A tax code is very important as it is used by your employer or pension provider to determine how much tax is deducted from your pay or pension.
It isn’t unusual for a tax code to be incorrect, with the HM Revenue & Customs identifying millions of mistakes with individual’s tax codes every year. If your tax code is not correct, you could end up paying too much or too little tax. This could then either lead to an unexpected tax bill that you have to pay, or the situation where you are hundreds or thousands of pounds out of pocket.
Tax codes could differ from the standard tax code (944L in 2013/2014 tax year), due to an individual having more than one source of income, receiving employee benefits, being over 65 or receiving a pension.
If you pay tax through the PAYE system it is advisable to check what your tax code is, and see what it means, to ensure it is correct. Your tax code can be found on your payslip, P45, or a coding notice from the HMRC.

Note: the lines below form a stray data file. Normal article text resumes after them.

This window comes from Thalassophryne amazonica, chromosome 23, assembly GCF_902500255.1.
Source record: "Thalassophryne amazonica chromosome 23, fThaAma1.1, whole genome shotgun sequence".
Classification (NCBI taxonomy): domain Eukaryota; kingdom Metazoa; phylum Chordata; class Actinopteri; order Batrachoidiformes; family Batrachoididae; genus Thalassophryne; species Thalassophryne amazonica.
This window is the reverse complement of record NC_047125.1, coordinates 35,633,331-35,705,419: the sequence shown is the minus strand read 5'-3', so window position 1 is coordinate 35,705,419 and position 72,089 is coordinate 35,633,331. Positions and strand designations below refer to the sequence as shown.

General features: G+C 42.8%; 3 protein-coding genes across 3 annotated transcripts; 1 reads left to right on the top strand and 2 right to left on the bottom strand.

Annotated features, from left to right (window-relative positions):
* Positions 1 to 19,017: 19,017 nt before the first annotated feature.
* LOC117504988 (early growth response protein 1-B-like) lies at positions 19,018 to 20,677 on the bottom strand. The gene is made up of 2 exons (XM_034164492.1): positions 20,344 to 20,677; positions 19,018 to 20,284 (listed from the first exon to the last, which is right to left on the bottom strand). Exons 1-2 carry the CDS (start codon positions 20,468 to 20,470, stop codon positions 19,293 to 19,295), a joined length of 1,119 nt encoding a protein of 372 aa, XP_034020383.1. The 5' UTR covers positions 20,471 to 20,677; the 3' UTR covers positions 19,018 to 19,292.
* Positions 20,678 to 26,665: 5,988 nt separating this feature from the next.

The most common personal allowance for the 2013/2014 tax year is 944L, which means you can earn £9,440 before you start paying tax.
Some examples of common tax codes are:
- L Code – applicable if you were born after 5th April 1948 and are entitled to the basic personal allowance
- K Code – applicable if you have company benefits, state benefits or tax to pay back from an earlier tax year
- T Code – if there are other items that need to be reviewed in your tax code
- BR Code – applicable if you have a second job or pension (all of income is taxed at basic rate)
- NT Code – no tax is taken from your income or pension
If you think there is an error in your tax code you should contact the HMRC as soon as possible and ask them to change it. This will avoid you owing more tax to the HMRC or being out of pocket.